Diabetes drugs act as powerful curb for immune cells in controlling inflammation

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When tissue is damaged, one of the body's first inflammatory immune-system responders are macrophages, cells which are commonly thought of as "construction workers" that clear away damaged tissue debris and initiate repair. However, prolonged inflammation promotes the progression of many diseases, including obesity. Now, a common class of drugs used to treat diabetes has been found to exert a powerful check on macrophages by controlling the metabolic fuel they use to generate energy. Keeping macrophages from going overboard on the job may inhibit the onset of obesity and diabetes following tissue inflammation. These findings are detailed in a study published online this month in Genes and Development led by Mitchell Lazar, MD, Ph.D., director of the Institute for Diabetes, Obesity, and Metabolism in the Perelman School of Medicine at the University of Pennsylvania.

Overnutrition, an excess intake of calories which can lead to obesity, causes a buildup of fat that can significantly damage tissues. When this happens, macrophages infiltrate the affected tissues, sequester free fatty acids, and help repair damaged tissue—essentially acting as a protector of the body during times of metabolic stress. However, extended stress on these tissues activates inflammatory characteristics in macrophages that contribute to several systemic effects of obesity including diabetes, atherosclerosis, and cardiovascular disease.

Diabetes drugs called thiazolidinediones (TZDs) control gene expression by targeting a factor called PPAR gamma. "It was known that PPAR gamma is important for macrophages to enter an active state to reduce inflammation and promote wound healing," said co-first author Victoria Nelson, Ph.D., postdoctoral fellow in Lazar's lab. "But we wanted to know if this was controlled through macrophage metabolism."

Lazar's team found that the TZDs, working through PPAR gamma, promote the metabolism of an amino acid called glutamine, a protein building block necessary for macrophage activation. The team found that lacking PPAR gamma are unable to use glutamine as an energy source and therefore are more susceptible to inflammatory stimulation.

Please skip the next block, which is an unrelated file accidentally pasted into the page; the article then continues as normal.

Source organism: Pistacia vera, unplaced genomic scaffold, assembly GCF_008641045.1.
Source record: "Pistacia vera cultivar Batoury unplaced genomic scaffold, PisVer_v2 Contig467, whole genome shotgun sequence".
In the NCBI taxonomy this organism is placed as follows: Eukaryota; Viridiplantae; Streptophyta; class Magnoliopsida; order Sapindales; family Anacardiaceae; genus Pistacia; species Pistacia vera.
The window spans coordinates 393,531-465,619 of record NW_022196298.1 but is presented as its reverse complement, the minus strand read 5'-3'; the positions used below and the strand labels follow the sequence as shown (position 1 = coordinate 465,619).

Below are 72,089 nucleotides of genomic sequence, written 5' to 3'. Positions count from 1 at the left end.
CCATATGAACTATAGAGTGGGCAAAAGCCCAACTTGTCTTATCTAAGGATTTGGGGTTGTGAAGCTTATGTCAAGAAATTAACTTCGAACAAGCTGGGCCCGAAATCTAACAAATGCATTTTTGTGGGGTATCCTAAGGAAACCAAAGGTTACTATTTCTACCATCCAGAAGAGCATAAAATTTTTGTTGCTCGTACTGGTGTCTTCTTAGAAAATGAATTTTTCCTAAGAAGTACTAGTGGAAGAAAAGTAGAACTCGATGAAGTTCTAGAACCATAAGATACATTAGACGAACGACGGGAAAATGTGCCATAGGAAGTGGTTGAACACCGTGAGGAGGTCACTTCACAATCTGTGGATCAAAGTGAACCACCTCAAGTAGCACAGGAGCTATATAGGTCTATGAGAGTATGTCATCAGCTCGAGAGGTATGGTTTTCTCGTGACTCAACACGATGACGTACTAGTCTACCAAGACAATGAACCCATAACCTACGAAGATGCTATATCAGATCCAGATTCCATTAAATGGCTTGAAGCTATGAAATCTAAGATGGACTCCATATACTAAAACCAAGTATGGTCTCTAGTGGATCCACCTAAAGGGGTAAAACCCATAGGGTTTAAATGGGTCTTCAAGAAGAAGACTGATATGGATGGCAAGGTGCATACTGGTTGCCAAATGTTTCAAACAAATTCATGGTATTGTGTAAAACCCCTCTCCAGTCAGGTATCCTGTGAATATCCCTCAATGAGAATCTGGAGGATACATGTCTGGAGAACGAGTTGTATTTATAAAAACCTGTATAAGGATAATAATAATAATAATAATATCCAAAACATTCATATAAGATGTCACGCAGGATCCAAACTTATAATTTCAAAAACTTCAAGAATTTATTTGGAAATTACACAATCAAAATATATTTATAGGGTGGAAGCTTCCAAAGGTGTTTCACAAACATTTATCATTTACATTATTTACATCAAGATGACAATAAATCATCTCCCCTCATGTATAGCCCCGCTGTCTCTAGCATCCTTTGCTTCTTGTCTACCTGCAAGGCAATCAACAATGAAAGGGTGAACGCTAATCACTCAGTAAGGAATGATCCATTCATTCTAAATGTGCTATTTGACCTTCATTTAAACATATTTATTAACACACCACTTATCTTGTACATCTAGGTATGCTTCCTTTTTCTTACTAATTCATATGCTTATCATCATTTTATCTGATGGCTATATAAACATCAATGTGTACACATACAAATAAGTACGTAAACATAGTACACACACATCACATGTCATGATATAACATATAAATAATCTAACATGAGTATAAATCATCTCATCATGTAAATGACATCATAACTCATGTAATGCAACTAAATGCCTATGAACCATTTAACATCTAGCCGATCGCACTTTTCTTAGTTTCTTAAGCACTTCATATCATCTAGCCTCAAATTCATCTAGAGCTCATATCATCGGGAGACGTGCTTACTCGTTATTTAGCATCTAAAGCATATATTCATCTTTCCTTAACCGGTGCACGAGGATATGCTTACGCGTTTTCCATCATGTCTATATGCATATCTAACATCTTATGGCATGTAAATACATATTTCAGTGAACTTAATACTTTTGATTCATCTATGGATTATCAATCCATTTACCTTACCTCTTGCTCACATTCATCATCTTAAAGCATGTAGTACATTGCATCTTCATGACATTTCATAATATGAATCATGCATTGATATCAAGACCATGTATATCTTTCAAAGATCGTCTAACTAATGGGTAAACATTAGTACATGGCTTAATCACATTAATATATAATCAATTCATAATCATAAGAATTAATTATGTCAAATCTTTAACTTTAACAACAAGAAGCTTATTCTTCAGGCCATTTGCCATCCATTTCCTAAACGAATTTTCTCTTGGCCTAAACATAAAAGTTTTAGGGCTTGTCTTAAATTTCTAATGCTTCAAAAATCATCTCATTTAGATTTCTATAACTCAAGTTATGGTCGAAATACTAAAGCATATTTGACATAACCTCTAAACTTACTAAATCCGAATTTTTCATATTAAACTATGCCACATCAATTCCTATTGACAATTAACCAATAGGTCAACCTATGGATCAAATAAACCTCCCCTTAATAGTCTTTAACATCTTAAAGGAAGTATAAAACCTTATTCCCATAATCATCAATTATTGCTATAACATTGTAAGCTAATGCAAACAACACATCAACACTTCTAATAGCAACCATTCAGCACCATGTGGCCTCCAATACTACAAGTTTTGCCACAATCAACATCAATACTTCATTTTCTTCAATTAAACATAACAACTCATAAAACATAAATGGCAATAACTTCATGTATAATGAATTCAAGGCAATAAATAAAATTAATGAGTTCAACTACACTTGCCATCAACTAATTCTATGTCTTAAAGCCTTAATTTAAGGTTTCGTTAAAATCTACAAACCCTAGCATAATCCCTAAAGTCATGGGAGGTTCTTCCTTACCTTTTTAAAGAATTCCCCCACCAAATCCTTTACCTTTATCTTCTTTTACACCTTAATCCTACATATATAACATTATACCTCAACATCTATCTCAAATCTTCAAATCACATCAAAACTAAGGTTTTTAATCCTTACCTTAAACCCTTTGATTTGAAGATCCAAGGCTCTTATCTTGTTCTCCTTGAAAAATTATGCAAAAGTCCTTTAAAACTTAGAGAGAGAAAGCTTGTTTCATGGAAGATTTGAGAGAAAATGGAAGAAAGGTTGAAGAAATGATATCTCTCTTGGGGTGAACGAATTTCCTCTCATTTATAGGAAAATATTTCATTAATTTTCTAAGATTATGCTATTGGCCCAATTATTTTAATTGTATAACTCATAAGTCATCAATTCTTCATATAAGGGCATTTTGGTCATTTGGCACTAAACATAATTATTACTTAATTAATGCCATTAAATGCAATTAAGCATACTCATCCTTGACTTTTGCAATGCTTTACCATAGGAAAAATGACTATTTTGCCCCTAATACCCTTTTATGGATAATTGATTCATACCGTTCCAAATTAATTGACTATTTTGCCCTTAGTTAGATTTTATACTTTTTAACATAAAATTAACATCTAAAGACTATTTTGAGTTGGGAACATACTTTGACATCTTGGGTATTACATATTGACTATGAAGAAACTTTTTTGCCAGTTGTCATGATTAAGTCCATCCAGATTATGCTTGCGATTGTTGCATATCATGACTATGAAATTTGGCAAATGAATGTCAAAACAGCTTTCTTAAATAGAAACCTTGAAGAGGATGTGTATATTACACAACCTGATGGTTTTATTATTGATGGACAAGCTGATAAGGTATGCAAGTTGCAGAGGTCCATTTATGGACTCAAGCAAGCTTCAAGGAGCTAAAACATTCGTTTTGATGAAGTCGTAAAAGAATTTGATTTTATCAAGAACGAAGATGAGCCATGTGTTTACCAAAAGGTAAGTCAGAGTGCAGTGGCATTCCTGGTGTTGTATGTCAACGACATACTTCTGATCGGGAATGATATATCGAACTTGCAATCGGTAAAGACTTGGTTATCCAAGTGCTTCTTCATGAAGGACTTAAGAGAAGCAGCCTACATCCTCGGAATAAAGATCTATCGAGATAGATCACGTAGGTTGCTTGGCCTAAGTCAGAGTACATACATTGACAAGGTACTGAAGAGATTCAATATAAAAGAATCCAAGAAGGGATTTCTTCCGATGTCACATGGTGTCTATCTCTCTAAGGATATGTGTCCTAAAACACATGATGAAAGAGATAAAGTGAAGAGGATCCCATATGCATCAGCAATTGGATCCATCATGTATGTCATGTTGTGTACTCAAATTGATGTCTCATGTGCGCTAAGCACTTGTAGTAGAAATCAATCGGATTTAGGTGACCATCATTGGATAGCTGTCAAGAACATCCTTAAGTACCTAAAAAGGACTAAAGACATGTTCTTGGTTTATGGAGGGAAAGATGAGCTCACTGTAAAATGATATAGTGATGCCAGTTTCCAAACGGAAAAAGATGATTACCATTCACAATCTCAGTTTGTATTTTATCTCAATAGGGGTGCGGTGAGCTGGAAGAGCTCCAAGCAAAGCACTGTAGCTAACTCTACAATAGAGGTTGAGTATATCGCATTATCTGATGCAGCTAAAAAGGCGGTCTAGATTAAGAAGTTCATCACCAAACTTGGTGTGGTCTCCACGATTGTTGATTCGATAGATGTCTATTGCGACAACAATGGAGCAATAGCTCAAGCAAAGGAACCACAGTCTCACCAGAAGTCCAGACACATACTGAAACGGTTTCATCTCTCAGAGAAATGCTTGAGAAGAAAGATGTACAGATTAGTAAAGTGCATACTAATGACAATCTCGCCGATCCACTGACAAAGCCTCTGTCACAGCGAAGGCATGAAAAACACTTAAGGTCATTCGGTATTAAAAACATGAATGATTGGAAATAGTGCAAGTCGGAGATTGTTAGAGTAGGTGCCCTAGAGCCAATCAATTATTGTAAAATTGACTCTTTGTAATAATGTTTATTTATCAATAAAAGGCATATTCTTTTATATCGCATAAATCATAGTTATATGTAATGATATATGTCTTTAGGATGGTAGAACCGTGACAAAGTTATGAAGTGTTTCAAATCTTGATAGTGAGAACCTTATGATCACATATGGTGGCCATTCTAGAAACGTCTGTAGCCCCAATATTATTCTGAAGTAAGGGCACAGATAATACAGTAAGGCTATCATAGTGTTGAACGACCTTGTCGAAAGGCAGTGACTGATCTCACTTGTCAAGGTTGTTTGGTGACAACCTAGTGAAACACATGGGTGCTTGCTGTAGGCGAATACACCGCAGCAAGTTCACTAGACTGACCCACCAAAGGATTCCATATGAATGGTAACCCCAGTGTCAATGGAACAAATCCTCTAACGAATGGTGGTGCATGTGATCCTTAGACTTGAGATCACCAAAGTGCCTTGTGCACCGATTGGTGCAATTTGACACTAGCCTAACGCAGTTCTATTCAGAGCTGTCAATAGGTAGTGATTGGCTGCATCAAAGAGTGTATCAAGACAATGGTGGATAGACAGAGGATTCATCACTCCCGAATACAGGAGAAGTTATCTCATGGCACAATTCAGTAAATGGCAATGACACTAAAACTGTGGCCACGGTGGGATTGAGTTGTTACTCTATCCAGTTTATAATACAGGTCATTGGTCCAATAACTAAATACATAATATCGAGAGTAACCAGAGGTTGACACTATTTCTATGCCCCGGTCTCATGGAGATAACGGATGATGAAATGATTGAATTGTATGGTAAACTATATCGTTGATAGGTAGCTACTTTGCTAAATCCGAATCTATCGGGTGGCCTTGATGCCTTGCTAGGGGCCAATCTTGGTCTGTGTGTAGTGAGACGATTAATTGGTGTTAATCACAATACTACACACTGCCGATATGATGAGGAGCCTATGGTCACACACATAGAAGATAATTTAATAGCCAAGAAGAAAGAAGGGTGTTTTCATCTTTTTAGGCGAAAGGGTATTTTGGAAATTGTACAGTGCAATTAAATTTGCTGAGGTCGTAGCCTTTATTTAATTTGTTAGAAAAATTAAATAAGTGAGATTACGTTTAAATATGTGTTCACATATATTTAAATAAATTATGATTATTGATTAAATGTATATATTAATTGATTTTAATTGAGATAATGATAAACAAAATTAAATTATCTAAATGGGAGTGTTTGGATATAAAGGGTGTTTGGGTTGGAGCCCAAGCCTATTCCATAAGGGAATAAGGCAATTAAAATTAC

"These findings are highly relevant to treatment strategies that use TZDs for diabetes and enhance the justification for using TZDs to treat that accompanies many types of disease, including and ," Lazar said.

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More information: Victoria L. Nelson et al, PPARγ is a nexus controlling alternative activation of macrophages via glutamine metabolism, Genes & Development (2018). DOI: 10.1101/gad.312355.118
Journal information: Genes & Development

Citation: Diabetes drugs act as powerful curb for immune cells in controlling inflammation (2018, July 27) retrieved 19 September 2019 from https://medicalxpress.com/news/2018-07-diabetes-drugs-powerful-curb-immune.html
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Jul 29, 2018
the word 'inflammation' alone, is practically useless to us in general, because in reality, the Mechanisms are so varied, and sometimes opposite, across different conditions and individuals, that what may seem to somehow apply ends up being so convoluted and contradicted that we are left mislead or non-informed. What applies for 'one' type of inflammation often does not apply at all for another. It is the farthest thing from a 'one word fits all' word. It seems the word must always be qualified as carefully as possible to describe exactly what path and type, with every usage of the word. One word is just not enough. In other words, if we can't say something specific about it, we almost might as well not say it. Likewise with the word 'immune system'.

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